How to make the perfect cup of joe at home

Brew’s up Although Starbucks and the like may have reopened where you are, why not continue to recreate your favorite coffee at home and save a few dollars in the process? From an arty espresso to a fancy frappé, get your caffeine fix whenever you want it with these […]


Although Starbucks and the like may have reopened where you are, why not continue to recreate your favorite coffee at home and save a few dollars in the process? From an arty espresso to a fancy frappé, get your caffeine fix whenever you want it with these top tips for a perfect brew.



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As with so much food and drink, you get out what you put in. Good coffee begins with good beans so decide what you want from your cup. How much caffeine do you want? How strong do you like your coffee? Once you start getting into grinding your own beans, you’ll want to know where your coffee was grown and where (and when) it was roasted.



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You don’t need to be an expert on coffee beans – just look out for speciality coffee. There are plenty of coffee stores and online shops which are proud to boast about their credentials as to how, where and why they source their coffee beans. They will cater for different tastes so try out a selection.



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Essentially there are two groups of coffee varieties: arabica and robusta. Robusta contains almost twice the amount of caffeine as arabica and has a more bitter taste. Most robusta is used for instant coffee. Arabica, on the other hand, is more expensive, grown at altitude and harder to cultivate. It’s fruitier, smoother and softer than robusta. But ultimately it’s a matter of personal taste.



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In the past, Italian or French-style dark roasts dominated the coffee scene. These days, baristas are more careful to preserve the bean’s delicate and complex flavors, which are best revealed in lighter or medium roasts.



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It’s possible to source green (unroasted) beans with a one-year shelf life. Roast in small batches using a simple work-top roaster or in a pan on the hob to guarantee maximum freshness, some bragging rights and the joy of a properly personalized brew. Just be sure to open the windows as the fumes can be toxic in very high doses.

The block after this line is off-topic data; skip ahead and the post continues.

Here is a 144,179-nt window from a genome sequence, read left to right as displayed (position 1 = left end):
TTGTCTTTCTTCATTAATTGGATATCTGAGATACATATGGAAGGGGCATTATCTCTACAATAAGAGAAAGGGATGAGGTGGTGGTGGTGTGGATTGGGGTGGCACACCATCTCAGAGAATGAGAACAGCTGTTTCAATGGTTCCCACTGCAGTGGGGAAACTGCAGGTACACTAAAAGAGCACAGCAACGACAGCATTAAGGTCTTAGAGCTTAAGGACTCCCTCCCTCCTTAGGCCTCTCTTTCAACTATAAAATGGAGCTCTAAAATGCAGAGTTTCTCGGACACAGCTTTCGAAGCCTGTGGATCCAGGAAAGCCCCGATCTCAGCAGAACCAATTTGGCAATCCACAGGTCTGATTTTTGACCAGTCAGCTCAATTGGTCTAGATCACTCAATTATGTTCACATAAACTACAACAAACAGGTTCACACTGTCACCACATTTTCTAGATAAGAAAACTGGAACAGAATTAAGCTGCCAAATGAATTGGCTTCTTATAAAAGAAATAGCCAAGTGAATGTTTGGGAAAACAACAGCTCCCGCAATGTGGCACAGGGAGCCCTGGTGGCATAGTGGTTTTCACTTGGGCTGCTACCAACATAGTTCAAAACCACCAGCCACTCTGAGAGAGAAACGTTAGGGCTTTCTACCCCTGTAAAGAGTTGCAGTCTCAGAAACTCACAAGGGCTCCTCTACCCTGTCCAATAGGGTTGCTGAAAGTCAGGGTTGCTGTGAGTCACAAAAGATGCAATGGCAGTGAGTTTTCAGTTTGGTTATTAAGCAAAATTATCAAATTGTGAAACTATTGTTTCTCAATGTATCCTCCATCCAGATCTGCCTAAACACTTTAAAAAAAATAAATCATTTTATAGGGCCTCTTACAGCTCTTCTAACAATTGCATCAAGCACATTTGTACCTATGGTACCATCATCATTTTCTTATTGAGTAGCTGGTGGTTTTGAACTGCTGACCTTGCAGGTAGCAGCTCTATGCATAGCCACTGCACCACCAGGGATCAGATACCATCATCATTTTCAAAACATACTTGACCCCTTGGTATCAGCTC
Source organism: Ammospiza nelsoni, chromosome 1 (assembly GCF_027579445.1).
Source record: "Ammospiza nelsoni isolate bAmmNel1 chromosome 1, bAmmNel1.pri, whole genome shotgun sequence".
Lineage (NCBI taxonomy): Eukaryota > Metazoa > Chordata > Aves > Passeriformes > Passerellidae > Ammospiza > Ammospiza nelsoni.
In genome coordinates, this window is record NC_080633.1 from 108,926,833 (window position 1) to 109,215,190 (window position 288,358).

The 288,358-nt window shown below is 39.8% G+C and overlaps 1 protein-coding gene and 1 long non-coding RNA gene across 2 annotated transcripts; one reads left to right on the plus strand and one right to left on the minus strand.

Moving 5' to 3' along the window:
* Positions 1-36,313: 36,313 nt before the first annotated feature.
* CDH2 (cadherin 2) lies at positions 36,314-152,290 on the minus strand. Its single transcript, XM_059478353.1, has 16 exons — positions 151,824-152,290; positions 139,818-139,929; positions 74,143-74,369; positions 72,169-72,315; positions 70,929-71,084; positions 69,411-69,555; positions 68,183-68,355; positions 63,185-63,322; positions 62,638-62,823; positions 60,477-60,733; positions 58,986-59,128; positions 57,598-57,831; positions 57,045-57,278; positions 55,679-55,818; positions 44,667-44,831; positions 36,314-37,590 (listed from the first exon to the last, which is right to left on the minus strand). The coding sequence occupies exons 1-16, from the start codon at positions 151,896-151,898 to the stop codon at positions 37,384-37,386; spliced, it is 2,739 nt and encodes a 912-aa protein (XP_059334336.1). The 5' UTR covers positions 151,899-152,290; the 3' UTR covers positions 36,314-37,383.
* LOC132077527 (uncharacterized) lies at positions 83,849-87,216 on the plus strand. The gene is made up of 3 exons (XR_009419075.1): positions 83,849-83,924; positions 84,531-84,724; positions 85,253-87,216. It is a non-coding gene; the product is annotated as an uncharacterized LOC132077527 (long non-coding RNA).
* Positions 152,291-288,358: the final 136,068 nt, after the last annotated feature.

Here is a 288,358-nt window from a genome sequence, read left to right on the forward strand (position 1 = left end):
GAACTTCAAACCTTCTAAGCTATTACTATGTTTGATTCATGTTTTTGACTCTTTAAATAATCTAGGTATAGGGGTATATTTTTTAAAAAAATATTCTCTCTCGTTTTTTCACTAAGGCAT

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We don’t mean count them out but buy an affordable set of scales to weigh your beans. Once you’ve mastered your perfect strength, you’ll then be able to repeat the feat again and again. If you prefer to roast a larger batch, make sure you store the beans in an airtight container and keep it in a dark cupboard.



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Beans lose their aroma and flavor rapidly after being ground. Again, storing in an airtight container will extend the shelf life and preserve flavor. Affordable hand-grinders let you adjust to suit different preparation methods while high-end automatics weigh out directly into the espresso portafilter with remarkable accuracy.



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The jury is still out whether water hardness or softness is good for your brew. There’s a coffee shop in Milan that imports its (hard) water from Naples to make what they think is the perfect espresso. That aside, fresh water makes for a better coffee, so refresh your coffee machine’s water tank each day that you use it. Hard water can fur up your machine, especially if you use a pod system, so use filtered water in that case.



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Most coffee beans react best to hot water that’s not boiling (though some argue that boiled and slightly cooled water helps deal with hard water and other impurities). Boiling water scorches the grounds and will result in a bitter cup of coffee. You may have seen a similar effect if you pour just-boiled water over green tea, which makes a bitter cup as the heat brings out the tannins.